The old cliche "you can't take it with you" has a painful new meaning for Lee Iacocca, one that could cost the former chairman and chief executive of Chrysler Corp. nearly $32 million.

Chrysler's board, angered at his alliance with Kirk Kerkorian's attempt to take over the automaker, has refused to allow Mr. Iacocca to exercise stock options he received after retiring from Chrysler in 1992, the company said in a document filed yesterday with the Securities and Exchange Commission.

According to the filing, the directors determined that Mr. Iacocca violated the terms of the stock option plan by assisting Mr. Kerkorian, the company's largest shareholder, in his recent failed takeover bid for the company and in a subsequent offer for Chrysler shares that Mr. Kerkorian announced last month.

While Mr. Iacocca was seeking to exercise options for only a fraction of his holdings -- options on 112,500 shares of a total of 1.49 million shares -- the board's decision appears to apply to all of his options.

The options have an average exercise price of $28.22, which means that at Thursday's closing price on the New York Stock Exchange of $49.50 a share for Chrysler stock, the board's decision could cost Mr. Iacocca almost $32 million.

Chrysler's stock option plan requires that any option holder who leaves the company must seek the written permission of Chrysler before taking other employment or offering services to others. In addition, a former executive cannot "conduct himself in a manner adversely affecting the company."

The board determined that, by working with Mr. Kerkorian, Mr. Iacocca violated those requirements, and therefore would not be permitted to exercise them to purchase Chrysler stock.

A woman answering the telephone at Mr. Iacocca's office in Los Angeles yesterday said he was not making any public comments.

Mr. Iacocca was informed of the board's decision in a June 30 letter from William J. O'Brien, the general counsel of Chrysler. In response, Mr. Iacocca sent additional information to the board to consider at its monthly meeting yesterday.

However, that information proved unpersuasive, and the board again rejected Mr. Iacocca's request, according to documents included with the filing at the SEC.

"The board has determined that the conditions precedent to stock option exercise specified in the plan have not been satisfied," Mr. O'Brien wrote in a letter yesterday to Mr. Iacocca. "Accordingly, the company will not process the option exercise plan made on your behalf last week."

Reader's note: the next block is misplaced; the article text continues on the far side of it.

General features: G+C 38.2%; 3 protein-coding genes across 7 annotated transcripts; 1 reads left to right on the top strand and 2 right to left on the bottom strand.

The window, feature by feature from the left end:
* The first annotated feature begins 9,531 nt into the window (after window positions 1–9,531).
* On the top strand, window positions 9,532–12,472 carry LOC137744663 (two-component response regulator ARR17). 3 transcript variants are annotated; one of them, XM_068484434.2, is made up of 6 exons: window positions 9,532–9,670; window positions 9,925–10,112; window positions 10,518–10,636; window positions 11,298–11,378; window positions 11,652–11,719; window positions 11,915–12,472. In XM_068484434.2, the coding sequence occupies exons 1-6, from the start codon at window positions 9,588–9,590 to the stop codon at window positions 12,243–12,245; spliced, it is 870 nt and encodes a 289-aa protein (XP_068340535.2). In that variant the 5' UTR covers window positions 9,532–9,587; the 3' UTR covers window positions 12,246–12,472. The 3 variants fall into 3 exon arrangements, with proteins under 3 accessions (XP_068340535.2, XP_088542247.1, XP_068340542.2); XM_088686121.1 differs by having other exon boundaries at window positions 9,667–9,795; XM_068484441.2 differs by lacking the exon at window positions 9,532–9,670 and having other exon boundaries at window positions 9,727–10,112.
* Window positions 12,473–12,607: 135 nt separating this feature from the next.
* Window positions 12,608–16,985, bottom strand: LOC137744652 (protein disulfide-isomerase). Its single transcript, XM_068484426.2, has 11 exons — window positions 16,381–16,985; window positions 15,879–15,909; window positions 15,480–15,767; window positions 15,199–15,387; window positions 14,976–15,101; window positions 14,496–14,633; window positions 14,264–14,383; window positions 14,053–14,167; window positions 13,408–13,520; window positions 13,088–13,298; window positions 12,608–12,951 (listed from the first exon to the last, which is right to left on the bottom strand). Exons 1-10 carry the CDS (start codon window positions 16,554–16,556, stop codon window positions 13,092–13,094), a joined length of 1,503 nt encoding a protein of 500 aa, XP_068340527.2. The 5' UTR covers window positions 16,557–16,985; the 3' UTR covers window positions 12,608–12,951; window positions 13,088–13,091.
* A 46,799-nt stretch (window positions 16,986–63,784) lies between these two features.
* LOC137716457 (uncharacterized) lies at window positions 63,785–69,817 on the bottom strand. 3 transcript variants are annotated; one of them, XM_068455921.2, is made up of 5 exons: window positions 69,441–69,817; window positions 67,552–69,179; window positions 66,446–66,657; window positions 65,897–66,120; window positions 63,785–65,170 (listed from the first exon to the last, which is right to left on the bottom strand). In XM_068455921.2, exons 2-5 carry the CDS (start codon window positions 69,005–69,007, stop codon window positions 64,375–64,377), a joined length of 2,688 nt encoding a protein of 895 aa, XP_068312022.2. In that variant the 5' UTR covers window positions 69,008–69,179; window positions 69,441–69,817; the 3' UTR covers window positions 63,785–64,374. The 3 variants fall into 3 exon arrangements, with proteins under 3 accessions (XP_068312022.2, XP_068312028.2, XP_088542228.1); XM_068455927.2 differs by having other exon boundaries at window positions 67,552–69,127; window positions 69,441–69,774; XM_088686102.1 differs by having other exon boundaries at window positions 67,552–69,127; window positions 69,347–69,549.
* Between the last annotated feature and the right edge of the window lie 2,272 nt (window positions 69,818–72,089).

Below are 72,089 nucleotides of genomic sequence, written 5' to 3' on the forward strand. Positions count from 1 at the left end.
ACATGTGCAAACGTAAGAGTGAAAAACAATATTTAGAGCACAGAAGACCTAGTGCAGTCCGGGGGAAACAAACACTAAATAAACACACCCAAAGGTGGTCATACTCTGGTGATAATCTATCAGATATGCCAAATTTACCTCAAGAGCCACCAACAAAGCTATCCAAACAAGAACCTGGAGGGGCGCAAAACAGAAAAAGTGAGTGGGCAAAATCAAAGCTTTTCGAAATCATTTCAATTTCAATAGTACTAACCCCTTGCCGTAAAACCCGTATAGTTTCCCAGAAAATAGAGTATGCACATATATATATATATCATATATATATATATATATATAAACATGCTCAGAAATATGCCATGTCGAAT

Unlike the first communication, Mr. O'Brien's second letter offers Mr. Iacocca no further avenues for appeal within the corporation.

The board's concern centers on Mr. Iacocca's consulting agreement with Tracinda Corp., a Nevada company controlled by Mr. Kerkorian, as well as a so-called value sharing agreement that the former Chrysler chairman reached with the company.

According to the filing, the consulting agreement was signed May 9, less than a month after Mr. Kerkorian announced his hostile takeover bid for Chrysler.

Under the agreement, Mr. Iacocca would provide consulting and advisory services to Mr. Kerkorian in exchange for a monthly fee of $41,667.67. Under the terms of the stock option plan, such an agreement would appear to require the written approval of Chrysler.

The value sharing agreement between Mr. Iacocca and Tracinda was reached June 24, after Mr. Kerkorian announced his separate tender offer for Chrysler shares.

Under that agreement, by June 1999, Mr. Iacocca will receive 4 percent of the value of 32 million Chrysler shares held by Tracinda in excess of $47 a share. This agreement would also appear to require Chrysler's approval if Mr. Iacocca hoped to exercise his stock options.

The filing at the SEC largely presented Chrysler's view to investors of Mr. Kerkorian's tender offer. The company said that, if successful, the tender offer would leave Mr. Kerkorian short of a 15 percent limit on the number of shares held by any one investor.

Any holding above 15 percent would set in motion the company's anti-takeover provisions.

Because the tender offer involves a small percentage of the company's shares and would not cause Tracinda to exceed the 15 percent trigger, Chrysler's board decided not to make any recommendations to stockholders about the proposal, the filing said.

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